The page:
I suck at math and statistical analysis so I will readily admit that my numbers and reasoning may be total crap, but you get the idea. There are a hell of a lot of Bayliners here and even if the chances of this log-strut-sink scenario happening are small, there should be an impressive number of sunk Bayliners as a result. Is there? (I don't know.)

Note that I am not saying "damaged" here. You brought up the whole risk of "sinking" thing and Jamal rightly called you on it. So give us some reason to give your claim that this is an important reason boat buyers should steer clear of twin engine boats some credibility.

Your anecdotal evidence that "I've seen a couple of boats this happened to" is no more proof of your position than my saying "I know of single engine boats who were sunk by deadheads" is any sort of proof of my position.

Again, read Edelwisses' post. Read Sunchaser's post. Read Art's post. Go look round the yards in Puget Sound and report back how many twin engine boats are in them after being salvaged from being sunk by a deadhead ripping off a strut and leaving a massive hole.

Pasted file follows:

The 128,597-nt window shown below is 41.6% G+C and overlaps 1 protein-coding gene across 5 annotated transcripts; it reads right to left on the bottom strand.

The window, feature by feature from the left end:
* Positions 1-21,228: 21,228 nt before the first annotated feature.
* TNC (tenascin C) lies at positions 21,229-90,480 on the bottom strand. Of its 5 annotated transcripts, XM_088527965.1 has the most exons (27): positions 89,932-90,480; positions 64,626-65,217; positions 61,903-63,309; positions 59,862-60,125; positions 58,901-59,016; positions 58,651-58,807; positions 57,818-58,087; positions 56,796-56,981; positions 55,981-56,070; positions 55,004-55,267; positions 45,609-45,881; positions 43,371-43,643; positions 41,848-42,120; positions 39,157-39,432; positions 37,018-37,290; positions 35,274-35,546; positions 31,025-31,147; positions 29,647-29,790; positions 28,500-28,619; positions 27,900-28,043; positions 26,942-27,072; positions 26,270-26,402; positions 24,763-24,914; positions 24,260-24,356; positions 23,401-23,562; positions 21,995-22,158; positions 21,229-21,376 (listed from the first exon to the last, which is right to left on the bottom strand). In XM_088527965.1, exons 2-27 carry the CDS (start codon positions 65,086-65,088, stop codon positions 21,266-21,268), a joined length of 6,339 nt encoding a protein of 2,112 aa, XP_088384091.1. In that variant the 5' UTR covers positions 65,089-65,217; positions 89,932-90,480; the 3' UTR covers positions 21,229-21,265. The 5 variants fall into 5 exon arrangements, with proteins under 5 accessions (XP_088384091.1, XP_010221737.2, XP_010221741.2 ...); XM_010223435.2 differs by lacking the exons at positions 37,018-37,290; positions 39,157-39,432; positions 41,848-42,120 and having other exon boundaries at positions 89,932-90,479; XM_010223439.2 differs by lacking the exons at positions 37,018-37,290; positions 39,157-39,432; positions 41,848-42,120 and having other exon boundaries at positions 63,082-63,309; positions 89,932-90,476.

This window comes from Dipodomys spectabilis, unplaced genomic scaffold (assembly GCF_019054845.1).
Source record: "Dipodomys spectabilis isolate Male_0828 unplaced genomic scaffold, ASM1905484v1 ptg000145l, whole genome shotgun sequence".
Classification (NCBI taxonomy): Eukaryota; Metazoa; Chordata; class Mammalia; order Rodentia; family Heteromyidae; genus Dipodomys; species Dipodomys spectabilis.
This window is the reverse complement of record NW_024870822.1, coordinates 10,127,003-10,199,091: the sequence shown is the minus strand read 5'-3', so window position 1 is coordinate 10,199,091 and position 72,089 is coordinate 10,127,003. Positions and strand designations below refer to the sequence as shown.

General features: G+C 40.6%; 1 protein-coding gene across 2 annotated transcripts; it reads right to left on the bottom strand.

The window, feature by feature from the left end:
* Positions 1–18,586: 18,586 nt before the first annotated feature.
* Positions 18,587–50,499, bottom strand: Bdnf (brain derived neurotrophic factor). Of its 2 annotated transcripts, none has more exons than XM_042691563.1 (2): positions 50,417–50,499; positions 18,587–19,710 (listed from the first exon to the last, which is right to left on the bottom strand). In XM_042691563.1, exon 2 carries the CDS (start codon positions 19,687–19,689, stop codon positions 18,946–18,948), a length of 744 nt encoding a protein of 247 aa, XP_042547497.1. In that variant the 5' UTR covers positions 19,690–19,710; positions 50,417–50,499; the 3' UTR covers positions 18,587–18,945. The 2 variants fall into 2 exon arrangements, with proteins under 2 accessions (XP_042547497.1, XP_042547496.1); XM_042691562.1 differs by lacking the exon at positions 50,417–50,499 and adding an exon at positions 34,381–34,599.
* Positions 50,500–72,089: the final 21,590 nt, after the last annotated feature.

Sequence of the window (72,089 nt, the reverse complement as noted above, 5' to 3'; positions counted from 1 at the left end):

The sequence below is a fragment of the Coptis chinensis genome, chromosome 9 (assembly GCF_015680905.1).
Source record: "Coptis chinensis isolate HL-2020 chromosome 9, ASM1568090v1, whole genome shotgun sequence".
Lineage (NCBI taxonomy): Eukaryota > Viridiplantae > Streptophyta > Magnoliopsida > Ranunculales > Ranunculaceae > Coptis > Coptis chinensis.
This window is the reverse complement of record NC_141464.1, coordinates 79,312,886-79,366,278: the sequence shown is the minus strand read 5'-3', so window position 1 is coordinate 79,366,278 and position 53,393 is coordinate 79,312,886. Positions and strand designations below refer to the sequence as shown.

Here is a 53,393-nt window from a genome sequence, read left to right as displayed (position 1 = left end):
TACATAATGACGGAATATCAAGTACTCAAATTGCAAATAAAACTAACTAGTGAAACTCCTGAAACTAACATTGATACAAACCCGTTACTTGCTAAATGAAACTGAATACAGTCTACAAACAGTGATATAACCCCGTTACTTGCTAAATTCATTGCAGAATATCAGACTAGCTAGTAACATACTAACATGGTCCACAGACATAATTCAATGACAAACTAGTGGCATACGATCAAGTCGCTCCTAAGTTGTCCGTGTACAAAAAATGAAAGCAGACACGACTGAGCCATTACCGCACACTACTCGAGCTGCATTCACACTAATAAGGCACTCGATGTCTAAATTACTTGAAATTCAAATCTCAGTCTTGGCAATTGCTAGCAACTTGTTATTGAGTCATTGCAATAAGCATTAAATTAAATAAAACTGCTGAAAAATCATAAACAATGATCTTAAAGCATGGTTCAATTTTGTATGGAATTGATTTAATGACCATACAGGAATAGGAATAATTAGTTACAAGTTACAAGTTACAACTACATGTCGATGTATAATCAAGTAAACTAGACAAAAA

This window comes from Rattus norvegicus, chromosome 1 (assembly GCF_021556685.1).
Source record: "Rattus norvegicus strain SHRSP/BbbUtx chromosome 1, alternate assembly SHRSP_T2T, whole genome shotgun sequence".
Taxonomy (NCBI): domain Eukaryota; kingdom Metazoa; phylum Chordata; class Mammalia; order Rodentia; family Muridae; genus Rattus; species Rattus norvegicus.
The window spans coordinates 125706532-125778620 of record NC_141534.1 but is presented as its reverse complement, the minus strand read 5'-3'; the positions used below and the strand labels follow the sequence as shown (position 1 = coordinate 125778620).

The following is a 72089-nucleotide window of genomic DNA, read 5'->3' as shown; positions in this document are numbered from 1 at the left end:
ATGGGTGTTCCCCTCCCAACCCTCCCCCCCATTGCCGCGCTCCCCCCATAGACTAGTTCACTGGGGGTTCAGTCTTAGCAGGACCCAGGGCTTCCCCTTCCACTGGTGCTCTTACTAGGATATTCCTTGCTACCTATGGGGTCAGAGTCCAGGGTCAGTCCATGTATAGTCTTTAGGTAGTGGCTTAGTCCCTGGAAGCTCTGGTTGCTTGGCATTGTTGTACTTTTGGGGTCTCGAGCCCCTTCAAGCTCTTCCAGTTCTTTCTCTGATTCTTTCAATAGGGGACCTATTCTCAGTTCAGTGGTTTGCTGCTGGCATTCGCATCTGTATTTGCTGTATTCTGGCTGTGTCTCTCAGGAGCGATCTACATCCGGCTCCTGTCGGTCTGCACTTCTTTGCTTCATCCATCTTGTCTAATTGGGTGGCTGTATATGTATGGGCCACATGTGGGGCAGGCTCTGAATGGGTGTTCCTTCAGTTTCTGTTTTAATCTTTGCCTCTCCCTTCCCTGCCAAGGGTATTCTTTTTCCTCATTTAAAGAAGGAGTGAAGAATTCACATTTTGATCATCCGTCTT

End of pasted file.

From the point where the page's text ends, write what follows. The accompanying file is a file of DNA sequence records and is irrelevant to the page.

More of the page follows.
These days boats that sink in Puget Sound and BC tend to be raised if it's at all possible because of the environmental regulations. They end up being hauled to a nearby yard for an investigation before being sent to the landfills. So check out the yards and let us know how many of these strutless, torn up hulks you find.
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Old 01-09-2013, 08:50 PM   #415
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I wonder how folks would feel about TRIPLES?
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Old 01-09-2013, 08:58 PM   #416